At a hearing Wednesday, Sens. Cory Booker and Kirsten Gillibrand pressed federal officials to eliminate political barriers that are preventing research on the potential medical benefits of marijuana. The hearing, "Cannabidiol: Barriers to Research and Potential Medical Benefits," was held by the Senate Caucus on International Narcotics Control.
Officials from the National Institute on Drug Abuse (NIDA) and the Food and Drug Administration (FDA) echoed the senators' concerns and expressed support for removing barriers to research that have been created by the Drug Enforcement Administration (DEA).
NIDA has a DEA-mandated monopoly on the supply of marijuana available for research purposes, which is grown at the University of Mississippi. Researchers have repeatedly criticized the DEA for refusing to license additional marijuana producers, which they say is preventing the study of marijuana's medical benefits and the development of marijuana-based medicines. They have also criticized the poor quality and low potency of the little marijuana that is currently available, which they say further hinders meaningful research. A DEA administrative law judge ruled that licensing additional producers would be in the public interest, but the DEA has refused to follow the non-binding ruling.
NIDA Director Dr. Nora Volkow indicated that she agrees the monopoly hinders research and that it should be ended so that additional suppliers can be licensed. The head of the DEA Office of Diversion Control, Deputy Assistant Administrator Joe Rannazzisi, gave no indication that the DEA agrees such a monopoly is a problem or has any plans to license additional producers.
Statement below from Dan Riffle, director of federal policies for the Marijuana Policy Project:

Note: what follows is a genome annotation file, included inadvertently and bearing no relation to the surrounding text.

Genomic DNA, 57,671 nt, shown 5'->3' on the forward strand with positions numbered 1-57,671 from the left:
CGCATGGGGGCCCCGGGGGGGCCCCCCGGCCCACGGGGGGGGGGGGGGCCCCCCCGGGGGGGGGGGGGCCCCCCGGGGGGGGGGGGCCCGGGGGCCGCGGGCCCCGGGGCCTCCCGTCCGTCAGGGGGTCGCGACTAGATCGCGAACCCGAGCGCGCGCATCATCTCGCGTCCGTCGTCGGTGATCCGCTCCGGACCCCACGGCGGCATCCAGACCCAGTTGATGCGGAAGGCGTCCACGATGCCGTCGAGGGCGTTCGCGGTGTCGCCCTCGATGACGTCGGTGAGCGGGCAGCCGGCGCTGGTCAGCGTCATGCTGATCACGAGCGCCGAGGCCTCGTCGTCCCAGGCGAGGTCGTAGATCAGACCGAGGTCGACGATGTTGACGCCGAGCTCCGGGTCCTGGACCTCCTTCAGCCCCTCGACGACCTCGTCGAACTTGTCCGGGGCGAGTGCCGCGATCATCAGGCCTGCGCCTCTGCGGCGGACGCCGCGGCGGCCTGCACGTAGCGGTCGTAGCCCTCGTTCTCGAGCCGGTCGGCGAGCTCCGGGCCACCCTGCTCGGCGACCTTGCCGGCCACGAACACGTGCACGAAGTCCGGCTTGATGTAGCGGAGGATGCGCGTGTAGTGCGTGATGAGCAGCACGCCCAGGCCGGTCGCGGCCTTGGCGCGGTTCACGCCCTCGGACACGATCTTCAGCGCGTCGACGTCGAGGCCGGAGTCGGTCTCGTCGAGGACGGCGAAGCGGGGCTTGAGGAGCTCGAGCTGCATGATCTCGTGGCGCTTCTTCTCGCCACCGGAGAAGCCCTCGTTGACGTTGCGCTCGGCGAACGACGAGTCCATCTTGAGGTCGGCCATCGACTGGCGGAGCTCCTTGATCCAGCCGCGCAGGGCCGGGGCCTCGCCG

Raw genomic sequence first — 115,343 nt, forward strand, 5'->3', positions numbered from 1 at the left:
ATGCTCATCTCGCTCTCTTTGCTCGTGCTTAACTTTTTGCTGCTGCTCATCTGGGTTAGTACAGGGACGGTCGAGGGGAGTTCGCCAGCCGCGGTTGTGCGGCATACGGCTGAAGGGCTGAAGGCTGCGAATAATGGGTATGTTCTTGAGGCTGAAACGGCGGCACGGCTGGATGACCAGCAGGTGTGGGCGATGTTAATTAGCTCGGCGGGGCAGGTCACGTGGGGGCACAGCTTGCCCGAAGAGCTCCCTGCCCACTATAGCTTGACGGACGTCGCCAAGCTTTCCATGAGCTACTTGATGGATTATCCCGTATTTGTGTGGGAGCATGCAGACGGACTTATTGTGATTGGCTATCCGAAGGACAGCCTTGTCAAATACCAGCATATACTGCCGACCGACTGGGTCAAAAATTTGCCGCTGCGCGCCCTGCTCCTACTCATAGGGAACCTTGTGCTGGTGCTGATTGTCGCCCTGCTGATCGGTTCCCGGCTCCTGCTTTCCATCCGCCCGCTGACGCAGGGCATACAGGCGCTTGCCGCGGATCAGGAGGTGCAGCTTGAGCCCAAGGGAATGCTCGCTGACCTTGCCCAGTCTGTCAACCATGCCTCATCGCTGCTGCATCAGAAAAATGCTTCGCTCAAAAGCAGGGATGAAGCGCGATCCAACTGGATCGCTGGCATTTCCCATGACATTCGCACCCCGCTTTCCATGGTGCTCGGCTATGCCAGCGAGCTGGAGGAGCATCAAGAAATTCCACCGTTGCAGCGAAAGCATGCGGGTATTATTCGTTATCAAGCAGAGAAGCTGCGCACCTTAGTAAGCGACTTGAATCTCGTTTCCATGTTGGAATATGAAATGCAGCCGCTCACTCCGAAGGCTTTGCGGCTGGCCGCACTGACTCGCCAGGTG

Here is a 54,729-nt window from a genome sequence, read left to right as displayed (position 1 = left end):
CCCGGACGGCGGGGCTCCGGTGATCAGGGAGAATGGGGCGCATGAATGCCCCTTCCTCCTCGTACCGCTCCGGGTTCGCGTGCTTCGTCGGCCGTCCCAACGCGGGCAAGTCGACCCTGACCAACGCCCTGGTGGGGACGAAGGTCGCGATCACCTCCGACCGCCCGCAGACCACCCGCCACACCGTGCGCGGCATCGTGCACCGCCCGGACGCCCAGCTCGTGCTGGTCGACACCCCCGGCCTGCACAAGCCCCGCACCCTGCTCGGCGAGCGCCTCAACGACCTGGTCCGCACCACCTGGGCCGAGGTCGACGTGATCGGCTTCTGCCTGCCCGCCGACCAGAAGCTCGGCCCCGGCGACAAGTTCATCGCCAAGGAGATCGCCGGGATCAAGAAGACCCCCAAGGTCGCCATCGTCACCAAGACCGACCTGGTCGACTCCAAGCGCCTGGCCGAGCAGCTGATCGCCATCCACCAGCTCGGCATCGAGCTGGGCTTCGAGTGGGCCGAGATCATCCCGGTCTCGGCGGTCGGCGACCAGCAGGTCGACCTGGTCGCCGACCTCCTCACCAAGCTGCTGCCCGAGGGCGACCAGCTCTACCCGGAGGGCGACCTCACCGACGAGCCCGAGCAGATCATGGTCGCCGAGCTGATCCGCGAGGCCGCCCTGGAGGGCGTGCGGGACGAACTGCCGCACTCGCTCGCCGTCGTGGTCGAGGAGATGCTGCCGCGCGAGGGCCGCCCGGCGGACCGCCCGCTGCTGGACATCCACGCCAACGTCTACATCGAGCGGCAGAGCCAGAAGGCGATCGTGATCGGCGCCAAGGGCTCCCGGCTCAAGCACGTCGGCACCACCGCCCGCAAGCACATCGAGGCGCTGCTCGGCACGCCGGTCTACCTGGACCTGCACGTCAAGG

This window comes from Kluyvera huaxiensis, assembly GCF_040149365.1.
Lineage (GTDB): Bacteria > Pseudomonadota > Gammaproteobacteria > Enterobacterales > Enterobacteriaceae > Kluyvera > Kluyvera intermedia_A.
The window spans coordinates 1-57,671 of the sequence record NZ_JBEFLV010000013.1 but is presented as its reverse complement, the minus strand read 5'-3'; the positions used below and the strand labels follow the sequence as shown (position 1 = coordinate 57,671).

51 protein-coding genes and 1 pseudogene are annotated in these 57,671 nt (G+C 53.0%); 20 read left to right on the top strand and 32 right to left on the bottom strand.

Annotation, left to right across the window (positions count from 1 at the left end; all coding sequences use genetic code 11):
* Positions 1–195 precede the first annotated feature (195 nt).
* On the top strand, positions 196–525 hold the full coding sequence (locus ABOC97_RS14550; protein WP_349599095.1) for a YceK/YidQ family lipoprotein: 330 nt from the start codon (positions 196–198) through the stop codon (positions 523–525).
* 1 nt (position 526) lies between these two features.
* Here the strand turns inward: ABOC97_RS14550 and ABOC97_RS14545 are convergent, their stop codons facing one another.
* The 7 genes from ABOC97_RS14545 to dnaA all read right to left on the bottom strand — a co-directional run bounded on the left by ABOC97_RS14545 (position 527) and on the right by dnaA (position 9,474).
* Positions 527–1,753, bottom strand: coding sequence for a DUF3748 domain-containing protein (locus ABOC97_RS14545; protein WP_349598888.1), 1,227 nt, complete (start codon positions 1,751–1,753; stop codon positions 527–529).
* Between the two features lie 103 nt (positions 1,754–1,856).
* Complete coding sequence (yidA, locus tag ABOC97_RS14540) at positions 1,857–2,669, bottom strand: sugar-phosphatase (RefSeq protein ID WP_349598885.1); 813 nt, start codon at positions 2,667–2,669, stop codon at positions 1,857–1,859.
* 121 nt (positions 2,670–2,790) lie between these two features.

"The DEA is waging an irrational war on marijuana that is costing people their lives. They are standing in the way of research and the development of potentially life-saving medications. While the DEA is clinging to reefer madness, there are seriously ill people clinging to their lives who could be benefitting from medical marijuana. The DEA is preventing children with seizure disorders and people suffering from diseases like cancer and AIDS from accessing a medication that their doctors recommend and could dramatically improve the quality of their lives.
"When President Obama took office, he mandated that policymaking in his administration be guided by evidence and the scientific process rather than politics and ideology. Clearly, the DEA didn't get the memo. It's absurd that marijuana is still classified as a Schedule I drug with 'no accepted medical use.' Scientists need to be able to do the important work of developing marijuana-based medicines and putting them through the FDA's approval process. Marijuana is far less harmful than alcohol, and like alcohol it should not be included in federal drug schedules."
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The Marijuana Policy Project, the nation's largest marijuana policy organization, has been responsible for changing most state-level marijuana laws since 2000. For more information, visit http://www.MarijuanaPolicy.org.